Joseph of ...Arimathea?
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14-09-2016, 03:17 AM
Joseph of ...Arimathea?
I was looking for more info on the forgotten tomb of Jesus and I had a look at Joseph of Arimathea because Jesus was supposed to have been buried in his tomb.

Most people would know of Joseph of Arimathea. He appears in all of the four gospels. He supposedly got that name because in Luke 23:51 “he came from the Judean town of Arimathea”.

So I looked it up, and it has never existed! Another bloody literary device! The name is derived from "Matheia" which is said to mean "disciple town" and "ari-" is a prefix for superiority. So Joseph ("coincidentally" the name of Jesus' father) a stranger not present at the crucifixion and a secret disciple came from Arimathea, a town that never existed. The other disciples abandoned him, so this secret disciple came from a Jewish town that means "Best Disciple Town". To further confound things, if he was a member of the council, the Sanhedrin, he voted to condemn Jesus to death!

In Mark 14 it says; Then the high priest tore his clothes, and said, What need have we of any further witnesses?

You have heard the blasphemy: what think you? And they all condemned him to be guilty of death.

If Jesus croaked it at 3pm, how did Joseph (where's his "real" dad anyway?);

1. Get permission from Pilate to grab his body (That alone would not have been quick and easy)
2. Get the dead Jesus body down from the cross or the tree
3. Carry it to his tomb, where-ever that was
4. Find Nicodemus and buy 100 pounds of myrrh and aloes
6. Find a shroud and anoint it
7. Bury Jesus
8. Roll the great rock back over the entrance with no assistance

All before sundown?

Joseph of Arimathea then suspiciously vanishes after burying Jesus and is not mentioned again. WTF?
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14-09-2016, 10:11 AM
RE: Joseph of ...Arimathea?
There's no mystery. The name is likely bogus, because the donor of the grave didn't want to be advertised among his business contacts as an adherent of the new radical sect. His crypt and embalming supplies would have been laid up, all ready. The gospels say his mother and brothers came to the crucifixion, but nothing about the father - he may already have been dead by then, or too old and feeble to travel: remember, this was a middle-aged widower who married a teenaged girl, 32 years before.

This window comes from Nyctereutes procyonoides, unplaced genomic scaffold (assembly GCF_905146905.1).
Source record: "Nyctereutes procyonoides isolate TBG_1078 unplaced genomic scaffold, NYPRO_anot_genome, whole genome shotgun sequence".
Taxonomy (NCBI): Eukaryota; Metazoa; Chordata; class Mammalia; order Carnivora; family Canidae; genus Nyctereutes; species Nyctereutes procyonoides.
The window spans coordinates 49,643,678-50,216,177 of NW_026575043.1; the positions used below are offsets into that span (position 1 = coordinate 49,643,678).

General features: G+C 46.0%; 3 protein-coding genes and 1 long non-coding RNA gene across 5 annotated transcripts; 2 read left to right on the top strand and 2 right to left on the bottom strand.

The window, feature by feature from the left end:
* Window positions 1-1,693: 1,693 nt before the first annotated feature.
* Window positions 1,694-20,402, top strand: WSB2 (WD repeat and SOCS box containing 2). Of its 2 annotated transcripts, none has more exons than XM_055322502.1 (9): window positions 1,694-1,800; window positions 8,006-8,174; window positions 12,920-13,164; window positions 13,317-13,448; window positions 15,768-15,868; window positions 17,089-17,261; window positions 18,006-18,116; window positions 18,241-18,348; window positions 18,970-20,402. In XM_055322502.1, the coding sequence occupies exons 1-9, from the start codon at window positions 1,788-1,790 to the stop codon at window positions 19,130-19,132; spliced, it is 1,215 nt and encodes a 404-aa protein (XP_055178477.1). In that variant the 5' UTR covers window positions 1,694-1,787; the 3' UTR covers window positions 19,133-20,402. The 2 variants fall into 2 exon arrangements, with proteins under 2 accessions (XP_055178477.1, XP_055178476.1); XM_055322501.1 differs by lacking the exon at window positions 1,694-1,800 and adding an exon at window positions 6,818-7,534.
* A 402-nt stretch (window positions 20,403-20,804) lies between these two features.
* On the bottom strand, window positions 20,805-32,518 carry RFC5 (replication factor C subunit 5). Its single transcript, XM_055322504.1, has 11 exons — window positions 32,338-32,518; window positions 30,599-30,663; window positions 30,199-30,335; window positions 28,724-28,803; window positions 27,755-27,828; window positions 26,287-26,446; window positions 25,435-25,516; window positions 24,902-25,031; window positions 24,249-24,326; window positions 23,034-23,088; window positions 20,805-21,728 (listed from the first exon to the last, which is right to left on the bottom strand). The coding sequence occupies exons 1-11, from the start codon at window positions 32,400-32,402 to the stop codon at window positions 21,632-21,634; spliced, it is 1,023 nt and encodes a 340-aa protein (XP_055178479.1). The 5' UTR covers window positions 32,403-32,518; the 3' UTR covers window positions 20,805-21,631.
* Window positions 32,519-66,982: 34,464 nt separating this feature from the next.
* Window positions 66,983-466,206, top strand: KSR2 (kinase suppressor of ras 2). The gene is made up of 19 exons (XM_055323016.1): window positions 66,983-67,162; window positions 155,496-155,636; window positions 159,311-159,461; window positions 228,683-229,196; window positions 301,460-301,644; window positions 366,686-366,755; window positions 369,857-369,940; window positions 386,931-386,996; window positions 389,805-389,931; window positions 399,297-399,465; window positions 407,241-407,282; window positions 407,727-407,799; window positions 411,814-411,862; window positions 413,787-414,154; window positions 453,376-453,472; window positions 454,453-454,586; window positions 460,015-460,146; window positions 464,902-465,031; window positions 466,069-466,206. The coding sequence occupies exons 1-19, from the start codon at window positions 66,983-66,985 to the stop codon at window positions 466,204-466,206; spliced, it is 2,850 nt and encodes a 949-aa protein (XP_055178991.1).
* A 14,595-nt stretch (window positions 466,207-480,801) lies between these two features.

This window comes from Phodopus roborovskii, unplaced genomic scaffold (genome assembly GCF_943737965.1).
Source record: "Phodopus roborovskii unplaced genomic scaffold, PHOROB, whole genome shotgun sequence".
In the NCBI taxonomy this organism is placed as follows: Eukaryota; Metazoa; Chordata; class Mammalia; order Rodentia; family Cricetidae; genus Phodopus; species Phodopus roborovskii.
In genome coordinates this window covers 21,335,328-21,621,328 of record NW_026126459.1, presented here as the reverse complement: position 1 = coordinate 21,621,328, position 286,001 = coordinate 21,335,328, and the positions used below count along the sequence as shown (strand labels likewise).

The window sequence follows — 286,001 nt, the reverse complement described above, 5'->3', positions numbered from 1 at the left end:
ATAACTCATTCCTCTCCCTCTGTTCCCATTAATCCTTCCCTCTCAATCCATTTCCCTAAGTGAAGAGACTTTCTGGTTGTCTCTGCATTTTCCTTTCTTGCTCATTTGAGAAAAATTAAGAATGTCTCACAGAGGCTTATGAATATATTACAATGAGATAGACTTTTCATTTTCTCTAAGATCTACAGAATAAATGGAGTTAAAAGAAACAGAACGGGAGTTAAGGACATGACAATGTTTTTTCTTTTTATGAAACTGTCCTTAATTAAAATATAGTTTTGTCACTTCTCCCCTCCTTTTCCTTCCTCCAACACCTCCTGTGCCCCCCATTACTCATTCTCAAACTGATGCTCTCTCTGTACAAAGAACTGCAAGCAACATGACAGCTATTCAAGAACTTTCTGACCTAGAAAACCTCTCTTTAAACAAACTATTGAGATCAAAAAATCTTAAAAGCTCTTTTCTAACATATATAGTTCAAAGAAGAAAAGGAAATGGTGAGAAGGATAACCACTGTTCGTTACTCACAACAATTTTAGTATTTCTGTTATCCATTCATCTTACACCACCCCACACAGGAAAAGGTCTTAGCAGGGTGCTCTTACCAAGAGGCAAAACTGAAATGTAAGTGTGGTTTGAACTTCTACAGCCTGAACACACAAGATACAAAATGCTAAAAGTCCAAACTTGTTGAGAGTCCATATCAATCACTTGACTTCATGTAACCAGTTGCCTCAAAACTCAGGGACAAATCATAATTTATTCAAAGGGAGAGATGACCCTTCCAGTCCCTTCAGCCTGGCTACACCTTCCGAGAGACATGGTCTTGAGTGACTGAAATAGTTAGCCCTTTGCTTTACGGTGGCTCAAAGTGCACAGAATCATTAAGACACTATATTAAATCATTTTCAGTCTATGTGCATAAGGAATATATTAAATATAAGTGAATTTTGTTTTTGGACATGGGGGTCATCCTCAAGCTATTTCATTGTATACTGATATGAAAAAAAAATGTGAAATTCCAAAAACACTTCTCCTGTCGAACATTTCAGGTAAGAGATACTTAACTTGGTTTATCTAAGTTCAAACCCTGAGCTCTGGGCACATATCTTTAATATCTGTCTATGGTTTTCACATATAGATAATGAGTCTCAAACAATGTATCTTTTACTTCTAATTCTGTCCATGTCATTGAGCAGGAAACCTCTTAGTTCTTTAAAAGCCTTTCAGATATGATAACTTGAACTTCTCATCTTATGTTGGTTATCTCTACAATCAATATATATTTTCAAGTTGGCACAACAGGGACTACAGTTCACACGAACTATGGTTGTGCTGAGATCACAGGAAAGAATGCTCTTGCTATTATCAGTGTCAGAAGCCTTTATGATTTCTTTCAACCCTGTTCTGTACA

A crucified felon would be taken down by the soldiers assigned to that duty, as soon as he expired. In that heat, and with the flies and all, you don't want them hanging around. Their relatives or friends will have been waiting for the corpse to be released: according to Jewish custom, you bury them asap.

The part I don't believe is where he gets up again. That probably didn't happen.

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14-09-2016, 01:00 PM
RE: Joseph of ...Arimathea?
(14-09-2016 10:11 AM)Peterkin Wrote:  There's no mystery. The name is likely bogus, because the donor of the grave didn't want to be advertised among his business contacts as an adherent of the new radical sect. His crypt and embalming supplies would have been laid up, all ready. The gospels say his mother and brothers came to the crucifixion, but nothing about the father - he may already have been dead by then, or too old and feeble to travel: remember, this was a middle-aged widower who married a teenaged girl, 32 years before.

A crucified felon would be taken down by the soldiers assigned to that duty, as soon as he expired. In that heat, and with the flies and all, you don't want them hanging around. Their relatives or friends will have been waiting for the corpse to be released: according to Jewish custom, you bury them asap.